Arizona desert delights: Five must-play (and stay) Tucson golf resorts
TUCSON, Ariz. -- It's good to be a golfer in Tucson. Both private and public options are plentiful, with a course for every budget -- from municipals such as Dell Urich at Randolph Golf Course to exclusive privates such as The Gallery.
But if only the best will do during your golf vacation, we've narrowed the lot down to five Tucson golf resorts that will ensure you receive a taste of tour-worthy golf design -- plus accommodations and amenities from a collection of the world's finest hotel brands to match.
And here's some good news: The best Tucson golf courses rival that of anywhere in Arizona but all check in less than $200 even in the peak spring season, something Scottsdale can't claim. Tucson does high-end properties with the best of them, even if they don't do swank to the extent of some of Scottsdale's trendier properties.
Here are five resorts in Tucson that will offer the best in golf and accommodations:
Omni Tucson National Resort
Despite 36 holes of championship-caliber golf, the Omni Tucson National Resort's smaller, intimate size is the main allure, as you're just footsteps from everything the resort has to offer, including spa, practice facility, sports bar and Bob's Steak & Chop House.
Between the two golf courses at Omni Tucson National, the resort also boasts the most diverse golf offerings at any of these resorts. The original Catalina Course is an escape from modern, target-style desert golf. Rather, it's a (relatively) historic, parkland-style course full of mature, shady trees (remember that during the summer months) and ponds that hosted the PGA Tour's Chrysler Classic for decades.
The Sonoran Course was completed in 2005 and boasts your showy, target-style desert golf. A Tom Lehman design, some holes play on rolling landscape alongside the Catina, while most others trudge up and down desert hillsides, sometimes severely, like the must-see-to-believe par-5 15th hole.
Westin La Paloma and La Paloma Country Club
Before Jack Nicklaus built the Ritz-Carlton at Dove Mountain, he built La Paloma Country Club in 1984.
At the time, it was one of the showiest desert courses on record and built with the intention of drawing a national audience to Tucson, which flew under the radar compared to the Valley of the Sun.
A quarter-century later, it still holds its own as a Tucson must-play, thanks in part to recent renovations by Jack to the course's green complexes, which are now updated and feature more pin positions. Three nines weave dramatically through foothills, and golfers tip-toe along fairways lined with trouble.
La Paloma C.C. is a private, Troon Golf-managed course that can be played by guests of the Westin La Paloma Resort, which is within walking distance of your guest room, each of which comes with a private balcony.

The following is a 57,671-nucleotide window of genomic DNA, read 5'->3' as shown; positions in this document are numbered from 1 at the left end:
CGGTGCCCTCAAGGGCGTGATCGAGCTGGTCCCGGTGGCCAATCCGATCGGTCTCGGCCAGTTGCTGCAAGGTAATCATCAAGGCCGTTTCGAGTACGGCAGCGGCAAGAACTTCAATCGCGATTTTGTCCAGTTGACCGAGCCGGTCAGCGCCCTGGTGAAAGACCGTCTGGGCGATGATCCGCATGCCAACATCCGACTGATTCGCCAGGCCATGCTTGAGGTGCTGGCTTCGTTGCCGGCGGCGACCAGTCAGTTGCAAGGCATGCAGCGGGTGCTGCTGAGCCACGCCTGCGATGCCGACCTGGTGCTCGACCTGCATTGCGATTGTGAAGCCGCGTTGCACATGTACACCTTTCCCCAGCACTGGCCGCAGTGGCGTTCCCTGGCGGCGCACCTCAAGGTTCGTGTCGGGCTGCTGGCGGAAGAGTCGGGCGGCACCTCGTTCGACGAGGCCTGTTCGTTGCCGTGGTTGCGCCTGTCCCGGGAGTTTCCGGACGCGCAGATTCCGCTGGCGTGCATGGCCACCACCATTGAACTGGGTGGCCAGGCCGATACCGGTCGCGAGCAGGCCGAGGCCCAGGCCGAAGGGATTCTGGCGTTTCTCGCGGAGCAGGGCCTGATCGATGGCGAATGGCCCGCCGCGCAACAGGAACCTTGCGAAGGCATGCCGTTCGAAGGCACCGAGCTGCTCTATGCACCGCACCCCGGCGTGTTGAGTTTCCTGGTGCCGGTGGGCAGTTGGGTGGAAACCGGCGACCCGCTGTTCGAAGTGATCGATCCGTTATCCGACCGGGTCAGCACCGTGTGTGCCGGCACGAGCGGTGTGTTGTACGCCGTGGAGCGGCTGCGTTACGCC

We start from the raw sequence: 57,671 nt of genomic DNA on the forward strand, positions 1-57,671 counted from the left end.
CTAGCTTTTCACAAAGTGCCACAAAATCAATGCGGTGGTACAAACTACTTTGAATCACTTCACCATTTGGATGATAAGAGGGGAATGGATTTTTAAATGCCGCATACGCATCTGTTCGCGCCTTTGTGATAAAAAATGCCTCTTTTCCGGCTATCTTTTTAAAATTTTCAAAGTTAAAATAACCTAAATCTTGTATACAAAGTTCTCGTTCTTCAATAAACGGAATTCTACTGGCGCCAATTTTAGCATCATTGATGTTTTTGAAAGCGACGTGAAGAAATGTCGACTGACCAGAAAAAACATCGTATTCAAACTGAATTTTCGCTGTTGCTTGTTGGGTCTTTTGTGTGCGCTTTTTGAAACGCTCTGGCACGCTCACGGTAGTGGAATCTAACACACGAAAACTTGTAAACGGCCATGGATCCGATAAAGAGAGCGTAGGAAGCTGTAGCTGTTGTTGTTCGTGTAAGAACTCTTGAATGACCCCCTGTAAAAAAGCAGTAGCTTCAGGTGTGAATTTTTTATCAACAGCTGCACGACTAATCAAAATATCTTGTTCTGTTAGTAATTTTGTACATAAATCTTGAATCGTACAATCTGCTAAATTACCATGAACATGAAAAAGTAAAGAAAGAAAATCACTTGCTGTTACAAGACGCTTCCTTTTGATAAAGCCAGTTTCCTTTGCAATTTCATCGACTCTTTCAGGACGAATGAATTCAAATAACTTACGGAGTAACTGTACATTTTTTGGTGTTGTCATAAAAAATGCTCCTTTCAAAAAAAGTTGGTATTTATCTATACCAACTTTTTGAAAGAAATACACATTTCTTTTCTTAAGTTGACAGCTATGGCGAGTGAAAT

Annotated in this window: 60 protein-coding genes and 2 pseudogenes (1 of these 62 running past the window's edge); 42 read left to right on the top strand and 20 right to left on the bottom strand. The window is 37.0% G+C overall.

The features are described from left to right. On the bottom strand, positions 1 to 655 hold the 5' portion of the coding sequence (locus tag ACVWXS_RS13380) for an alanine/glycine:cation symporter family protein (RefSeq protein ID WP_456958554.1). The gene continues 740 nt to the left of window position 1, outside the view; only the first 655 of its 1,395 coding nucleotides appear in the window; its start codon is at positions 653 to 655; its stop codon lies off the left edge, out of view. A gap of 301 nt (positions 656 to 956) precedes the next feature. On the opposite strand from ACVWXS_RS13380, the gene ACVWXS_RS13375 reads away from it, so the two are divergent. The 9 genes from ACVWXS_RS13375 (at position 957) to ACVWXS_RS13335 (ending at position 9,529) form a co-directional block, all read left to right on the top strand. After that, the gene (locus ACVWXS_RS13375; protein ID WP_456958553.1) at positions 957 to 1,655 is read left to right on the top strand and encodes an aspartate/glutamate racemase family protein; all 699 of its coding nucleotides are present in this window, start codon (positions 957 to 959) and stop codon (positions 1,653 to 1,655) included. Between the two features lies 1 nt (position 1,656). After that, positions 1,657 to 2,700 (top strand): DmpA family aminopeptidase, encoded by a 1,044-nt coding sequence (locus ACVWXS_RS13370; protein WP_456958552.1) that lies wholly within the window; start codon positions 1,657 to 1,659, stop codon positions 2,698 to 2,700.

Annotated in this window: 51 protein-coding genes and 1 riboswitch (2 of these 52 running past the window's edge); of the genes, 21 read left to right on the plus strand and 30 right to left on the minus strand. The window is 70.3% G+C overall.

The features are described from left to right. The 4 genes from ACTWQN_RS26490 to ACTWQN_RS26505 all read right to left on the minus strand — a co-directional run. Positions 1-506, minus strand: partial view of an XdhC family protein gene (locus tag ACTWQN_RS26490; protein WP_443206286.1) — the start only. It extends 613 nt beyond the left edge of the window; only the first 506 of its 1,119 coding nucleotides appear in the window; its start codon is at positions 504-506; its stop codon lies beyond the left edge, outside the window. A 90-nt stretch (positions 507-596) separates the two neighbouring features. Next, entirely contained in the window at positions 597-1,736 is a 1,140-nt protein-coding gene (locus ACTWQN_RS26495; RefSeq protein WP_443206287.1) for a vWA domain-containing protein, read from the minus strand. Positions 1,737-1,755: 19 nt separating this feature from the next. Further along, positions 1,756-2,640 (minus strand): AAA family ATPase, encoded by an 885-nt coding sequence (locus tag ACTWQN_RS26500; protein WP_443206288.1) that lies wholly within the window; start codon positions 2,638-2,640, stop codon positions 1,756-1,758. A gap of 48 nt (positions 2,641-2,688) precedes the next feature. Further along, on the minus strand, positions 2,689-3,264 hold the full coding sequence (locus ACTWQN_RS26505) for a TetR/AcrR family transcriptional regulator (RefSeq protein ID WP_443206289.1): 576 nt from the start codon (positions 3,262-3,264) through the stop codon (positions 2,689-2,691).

The resort boasts the Red Door Spa, multiple pools and shopping, plus dining from one of Tucson's signature chefs, Janos Wilder at Janos and the more casual J Bar. Or dine ultra-casual at Sabino's Swim-up Bar & Grill.
The Lodge at Ventana Canyon and Loews Ventana Canyon
Ventana Canyon boasts two very different hotels, the large Loews resort, and the smaller, 50-unit Lodge that was originally built for the golf club's membership and features condo-style units with full kitchens, catering to extended stays.
For golf, two Tom Fazio designs from 1984 flip-flop and are open to the public, so stay here at least two nights to play both the Canyon and Mountain course. Members and staff who play both Ventana Canyon courses regularly downplay the Mountain course compared to the Canyon course, citing both Fazio designs are equals.
But you're a tourist in town and want to see the best holes of the Sonoran Desert. And for that, Mountain gets the edge thanks to the spectacular, signature par-3 third hole, as well as a collection of desert holes that provide for plenty of drama. The par 5s are especially salivating for big-tee ballers, none more so than the 18th hole played from a sky high, elevated tee box.
Ritz-Carlton Golf Club at Dove Mountain
One of the PGA Tour's standout events has moved to the new Ritz-Carlton at Dove Mountain, the WGC Accenture Match Play Championships.
Opened in 2009, the 27-hole course has been built to tour standards and can play a combination up to 8,000 yards for the tour pros, which is more than enough for mere mortals.
The highest end within the huge development north of Tucson, Dove Mountain boasts more than just the holes at Ritz-Carlton, as you can also play Heritage Highlands, a more affordable desert design by Arthur Hills that is less than $100 even in the peak spring season.
JW Marriott Tucson Starr Pass Resort & Spa
Starr Pass Golf Club originally opened as a TPC property in 1986, and Phil Mickelson won here as an amateur at the Tucson in 1991.
Today, the TPC name is gone, but the Bobb Cupp design (with player consultant Craig Stadler) remains a 27-hole centerpiece of the JW Marriott Resort that rumbles up and down the foothills.
July 19, 2010